Dilation is essentially a stretching of the ventricle, the immediate result of increasing the pressure in an elastic container. Ventricular hypertrophy is an adaptive response to a long-term increase in pressure. Additional muscle grows to allow for the increased contractile force required to move the blood against greater resistance.
To be classified as cor pulmonale, the cause must originate in the pulmonary circulation system. Two major causes are vascular changes as a result of tissue damage (e.g., disease, hypoxic injury, chemical agents, etc.), and chronic hypoxic pulmonary vasoconstriction. RVH due to a systemic defect is not classified as cor pulmonale.
Left untreated, cor pulmonale can lead to right-heart failure and death.
Cor pulmonale may lead to congestive heart failure (CHF), with worsening of respiration due to pulmonary edema, swelling of the legs due to peripheral edema and painful congestive hepatomegaly (enlargement of the liver due to tissue damage as explained in the Complications section. This situation requires diuretics (to decrease strain on the heart), sometimes nitrates (to improve blood flow), phosphodiesterase inhibitors such as sildenafil or tadalafil and occasionally inotropes (to improve heart contractility). CHF is a negative prognostic indicator in cor pulmonale.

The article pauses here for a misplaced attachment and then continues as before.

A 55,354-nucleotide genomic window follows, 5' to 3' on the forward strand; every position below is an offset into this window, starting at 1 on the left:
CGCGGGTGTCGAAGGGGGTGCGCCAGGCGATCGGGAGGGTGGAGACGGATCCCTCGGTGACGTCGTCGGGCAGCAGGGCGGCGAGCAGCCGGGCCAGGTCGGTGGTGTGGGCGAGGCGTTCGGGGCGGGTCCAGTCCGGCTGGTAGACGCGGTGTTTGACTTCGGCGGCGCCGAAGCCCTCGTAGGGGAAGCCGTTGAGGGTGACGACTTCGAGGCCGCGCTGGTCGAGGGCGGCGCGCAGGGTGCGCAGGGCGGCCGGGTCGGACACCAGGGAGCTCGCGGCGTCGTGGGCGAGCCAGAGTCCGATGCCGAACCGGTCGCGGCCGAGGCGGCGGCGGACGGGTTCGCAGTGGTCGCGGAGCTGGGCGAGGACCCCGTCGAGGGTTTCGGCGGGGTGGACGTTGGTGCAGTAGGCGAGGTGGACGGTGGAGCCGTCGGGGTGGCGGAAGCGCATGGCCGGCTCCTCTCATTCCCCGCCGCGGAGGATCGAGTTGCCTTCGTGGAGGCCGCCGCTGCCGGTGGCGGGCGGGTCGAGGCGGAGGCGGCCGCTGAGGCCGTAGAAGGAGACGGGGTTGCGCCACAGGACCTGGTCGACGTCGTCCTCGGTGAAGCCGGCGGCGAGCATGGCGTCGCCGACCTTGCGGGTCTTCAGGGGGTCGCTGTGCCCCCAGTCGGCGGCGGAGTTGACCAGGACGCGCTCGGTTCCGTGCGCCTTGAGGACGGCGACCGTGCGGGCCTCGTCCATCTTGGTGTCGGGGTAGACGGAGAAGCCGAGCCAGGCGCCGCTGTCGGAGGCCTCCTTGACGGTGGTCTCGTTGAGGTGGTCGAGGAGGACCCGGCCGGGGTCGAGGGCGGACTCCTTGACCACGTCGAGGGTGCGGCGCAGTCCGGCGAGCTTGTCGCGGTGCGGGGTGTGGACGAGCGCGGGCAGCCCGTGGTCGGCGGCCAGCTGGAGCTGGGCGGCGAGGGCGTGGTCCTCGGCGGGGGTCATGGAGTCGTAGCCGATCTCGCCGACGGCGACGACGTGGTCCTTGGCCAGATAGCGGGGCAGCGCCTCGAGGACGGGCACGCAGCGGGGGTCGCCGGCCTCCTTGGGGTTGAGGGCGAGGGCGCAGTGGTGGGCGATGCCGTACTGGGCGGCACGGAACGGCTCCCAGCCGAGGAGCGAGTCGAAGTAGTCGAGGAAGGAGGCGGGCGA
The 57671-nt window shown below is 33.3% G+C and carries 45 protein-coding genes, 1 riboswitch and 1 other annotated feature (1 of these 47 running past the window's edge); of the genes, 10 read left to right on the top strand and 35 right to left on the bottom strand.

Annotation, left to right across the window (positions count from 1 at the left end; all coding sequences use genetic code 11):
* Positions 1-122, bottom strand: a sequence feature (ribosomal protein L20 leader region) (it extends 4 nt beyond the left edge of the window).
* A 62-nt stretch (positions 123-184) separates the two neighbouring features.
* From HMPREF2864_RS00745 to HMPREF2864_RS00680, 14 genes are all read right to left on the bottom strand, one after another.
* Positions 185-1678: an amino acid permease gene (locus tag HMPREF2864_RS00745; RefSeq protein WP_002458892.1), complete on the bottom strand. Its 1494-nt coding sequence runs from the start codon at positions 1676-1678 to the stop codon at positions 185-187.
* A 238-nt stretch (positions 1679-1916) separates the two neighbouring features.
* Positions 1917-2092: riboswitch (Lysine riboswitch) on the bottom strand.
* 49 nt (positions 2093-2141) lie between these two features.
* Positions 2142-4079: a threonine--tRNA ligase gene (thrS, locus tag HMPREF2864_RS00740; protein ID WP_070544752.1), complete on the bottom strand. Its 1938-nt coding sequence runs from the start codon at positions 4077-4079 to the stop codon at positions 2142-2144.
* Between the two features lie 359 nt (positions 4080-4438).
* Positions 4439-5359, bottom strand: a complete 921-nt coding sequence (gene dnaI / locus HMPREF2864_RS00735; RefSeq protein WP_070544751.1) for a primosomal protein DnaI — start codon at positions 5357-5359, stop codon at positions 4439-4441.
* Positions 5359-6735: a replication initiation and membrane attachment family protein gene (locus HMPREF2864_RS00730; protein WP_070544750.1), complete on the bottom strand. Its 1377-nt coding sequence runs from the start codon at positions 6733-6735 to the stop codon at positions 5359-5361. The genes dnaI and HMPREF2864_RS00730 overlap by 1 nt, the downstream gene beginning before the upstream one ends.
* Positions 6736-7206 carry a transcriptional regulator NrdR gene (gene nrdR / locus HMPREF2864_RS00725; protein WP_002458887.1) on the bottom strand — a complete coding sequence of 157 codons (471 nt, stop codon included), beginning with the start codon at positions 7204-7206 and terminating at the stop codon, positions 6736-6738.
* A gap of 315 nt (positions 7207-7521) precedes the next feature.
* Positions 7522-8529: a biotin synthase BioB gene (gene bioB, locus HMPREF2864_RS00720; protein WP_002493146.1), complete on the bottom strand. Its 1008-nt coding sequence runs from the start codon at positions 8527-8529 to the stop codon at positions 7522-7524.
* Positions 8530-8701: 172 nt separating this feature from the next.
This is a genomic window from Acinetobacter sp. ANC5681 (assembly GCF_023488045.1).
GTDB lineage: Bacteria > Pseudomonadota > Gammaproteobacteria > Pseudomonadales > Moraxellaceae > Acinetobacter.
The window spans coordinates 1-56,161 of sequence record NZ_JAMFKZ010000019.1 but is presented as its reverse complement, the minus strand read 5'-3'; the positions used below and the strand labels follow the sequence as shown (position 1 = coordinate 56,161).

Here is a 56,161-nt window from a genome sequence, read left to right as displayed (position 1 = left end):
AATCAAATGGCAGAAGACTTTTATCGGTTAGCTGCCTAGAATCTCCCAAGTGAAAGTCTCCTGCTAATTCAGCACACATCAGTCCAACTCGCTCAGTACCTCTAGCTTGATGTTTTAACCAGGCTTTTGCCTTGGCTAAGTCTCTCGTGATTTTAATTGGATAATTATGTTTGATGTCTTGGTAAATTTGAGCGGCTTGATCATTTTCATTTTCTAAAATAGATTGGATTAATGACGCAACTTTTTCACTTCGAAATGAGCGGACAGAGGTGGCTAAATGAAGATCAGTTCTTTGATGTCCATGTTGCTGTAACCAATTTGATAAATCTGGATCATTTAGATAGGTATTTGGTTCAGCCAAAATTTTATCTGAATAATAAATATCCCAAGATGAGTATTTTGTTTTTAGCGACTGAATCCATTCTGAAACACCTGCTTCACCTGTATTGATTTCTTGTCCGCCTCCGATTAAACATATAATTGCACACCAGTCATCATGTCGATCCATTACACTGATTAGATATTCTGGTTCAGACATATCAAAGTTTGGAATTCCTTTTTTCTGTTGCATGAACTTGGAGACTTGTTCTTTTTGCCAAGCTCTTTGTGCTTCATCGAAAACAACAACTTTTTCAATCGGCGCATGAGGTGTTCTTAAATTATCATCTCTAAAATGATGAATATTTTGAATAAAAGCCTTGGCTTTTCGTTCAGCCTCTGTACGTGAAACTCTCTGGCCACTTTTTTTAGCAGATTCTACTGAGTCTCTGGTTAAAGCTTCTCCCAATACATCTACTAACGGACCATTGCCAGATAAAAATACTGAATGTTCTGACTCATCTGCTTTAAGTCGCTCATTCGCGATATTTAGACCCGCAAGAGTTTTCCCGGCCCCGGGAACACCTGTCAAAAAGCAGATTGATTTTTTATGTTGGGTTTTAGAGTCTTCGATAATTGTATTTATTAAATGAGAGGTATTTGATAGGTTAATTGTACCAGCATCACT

Severe pulmonary hypertension in a patient with bronchiectasis complicated by cor pulmonale and a right-to-left shunt presenting for surgery
Aug 01, 2002; Case Reports SUMMARY A patient with advanced bronchiectasis, severe pulmonary hypertension complicated by cor pulmonale and a...